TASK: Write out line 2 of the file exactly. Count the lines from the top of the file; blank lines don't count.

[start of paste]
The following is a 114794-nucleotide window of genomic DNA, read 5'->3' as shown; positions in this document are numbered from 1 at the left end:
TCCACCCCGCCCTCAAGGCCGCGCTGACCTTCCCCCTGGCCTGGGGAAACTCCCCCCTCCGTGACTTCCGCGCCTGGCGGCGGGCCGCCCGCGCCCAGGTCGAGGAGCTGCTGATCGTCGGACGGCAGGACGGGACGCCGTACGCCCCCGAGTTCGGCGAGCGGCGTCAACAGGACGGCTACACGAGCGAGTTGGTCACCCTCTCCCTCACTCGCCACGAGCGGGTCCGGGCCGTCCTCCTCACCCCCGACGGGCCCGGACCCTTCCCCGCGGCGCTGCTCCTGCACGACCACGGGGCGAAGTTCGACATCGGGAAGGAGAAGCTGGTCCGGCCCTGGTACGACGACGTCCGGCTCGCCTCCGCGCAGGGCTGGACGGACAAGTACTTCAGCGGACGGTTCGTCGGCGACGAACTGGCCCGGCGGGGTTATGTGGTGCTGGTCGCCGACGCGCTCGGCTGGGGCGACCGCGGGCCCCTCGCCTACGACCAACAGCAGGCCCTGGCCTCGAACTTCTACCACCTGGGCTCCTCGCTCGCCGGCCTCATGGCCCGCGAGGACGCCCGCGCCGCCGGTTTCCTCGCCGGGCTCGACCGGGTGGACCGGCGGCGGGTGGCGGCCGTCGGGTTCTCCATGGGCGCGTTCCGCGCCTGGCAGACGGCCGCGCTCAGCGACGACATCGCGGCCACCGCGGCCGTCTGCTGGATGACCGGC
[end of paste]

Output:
TCCACCCCGCCCTCAAGGCCGCGCTGACCTTCCCCCTGGCCTGGGGAAACTCCCCCCTCCGTGACTTCCGCGCCTGGCGGCGGGCCGCCCGCGCCCAGGTCGAGGAGCTGCTGATCGTCGGACGGCAGGACGGGACGCCGTACGCCCCCGAGTTCGGCGAGCGGCGTCAACAGGACGGCTACACGAGCGAGTTGGTCACCCTCTCCCTCACTCGCCACGAGCGGGTCCGGGCCGTCCTCCTCACCCCCGACGGGCCCGGACCCTTCCCCGCGGCGCTGCTCCTGCACGACCACGGGGCGAAGTTCGACATCGGGAAGGAGAAGCTGGTCCGGCCCTGGTACGACGACGTCCGGCTCGCCTCCGCGCAGGGCTGGACGGACAAGTACTTCAGCGGACGGTTCGTCGGCGACGAACTGGCCCGGCGGGGTTATGTGGTGCTGGTCGCCGACGCGCTCGGCTGGGGCGACCGCGGGCCCCTCGCCTACGACCAACAGCAGGCCCTGGCCTCGAACTTCTACCACCTGGGCTCCTCGCTCGCCGGCCTCATGGCCCGCGAGGACGCCCGCGCCGCCGGTTTCCTCGCCGGGCTCGACCGGGTGGACCGGCGGCGGGTGGCGGCCGTCGGGTTCTCCATGGGCGCGTTCCGCGCCTGGCAGACGGCCGCGCTCAGCGACGACATCGCGGCCACCGCGGCCGTCTGCTGGATGACCGGC